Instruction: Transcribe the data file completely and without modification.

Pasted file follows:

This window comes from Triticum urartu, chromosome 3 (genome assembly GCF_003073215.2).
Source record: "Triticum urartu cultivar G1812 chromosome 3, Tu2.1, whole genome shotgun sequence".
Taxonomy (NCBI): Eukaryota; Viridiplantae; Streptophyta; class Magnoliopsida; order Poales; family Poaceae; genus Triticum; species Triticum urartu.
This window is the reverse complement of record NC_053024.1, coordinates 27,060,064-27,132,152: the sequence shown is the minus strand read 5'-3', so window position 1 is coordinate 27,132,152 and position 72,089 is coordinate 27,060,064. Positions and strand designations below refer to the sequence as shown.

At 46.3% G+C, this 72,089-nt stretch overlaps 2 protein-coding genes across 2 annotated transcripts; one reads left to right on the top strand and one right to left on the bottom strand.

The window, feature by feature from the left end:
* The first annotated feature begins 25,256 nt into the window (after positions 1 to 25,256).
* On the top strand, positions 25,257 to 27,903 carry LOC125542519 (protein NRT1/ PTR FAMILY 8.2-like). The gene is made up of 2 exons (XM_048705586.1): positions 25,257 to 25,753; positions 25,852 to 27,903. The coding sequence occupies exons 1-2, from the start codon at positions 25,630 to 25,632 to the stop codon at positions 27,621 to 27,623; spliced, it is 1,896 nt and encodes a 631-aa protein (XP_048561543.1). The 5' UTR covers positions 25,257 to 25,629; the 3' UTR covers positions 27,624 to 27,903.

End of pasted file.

This window comes from Triticum urartu, chromosome 3 (genome assembly GCF_003073215.2).
Source record: "Triticum urartu cultivar G1812 chromosome 3, Tu2.1, whole genome shotgun sequence".
Taxonomy (NCBI): Eukaryota; Viridiplantae; Streptophyta; class Magnoliopsida; order Poales; family Poaceae; genus Triticum; species Triticum urartu.
This window is the reverse complement of record NC_053024.1, coordinates 27,060,064-27,132,152: the sequence shown is the minus strand read 5'-3', so window position 1 is coordinate 27,132,152 and position 72,089 is coordinate 27,060,064. Positions and strand designations below refer to the sequence as shown.

At 46.3% G+C, this 72,089-nt stretch overlaps 2 protein-coding genes across 2 annotated transcripts; one reads left to right on the top strand and one right to left on the bottom strand.

The window, feature by feature from the left end:
* The first annotated feature begins 25,256 nt into the window (after positions 1 to 25,256).
* On the top strand, positions 25,257 to 27,903 carry LOC125542519 (protein NRT1/ PTR FAMILY 8.2-like). The gene is made up of 2 exons (XM_048705586.1): positions 25,257 to 25,753; positions 25,852 to 27,903. The coding sequence occupies exons 1-2, from the start codon at positions 25,630 to 25,632 to the stop codon at positions 27,621 to 27,623; spliced, it is 1,896 nt and encodes a 631-aa protein (XP_048561543.1). The 5' UTR covers positions 25,257 to 25,629; the 3' UTR covers positions 27,624 to 27,903.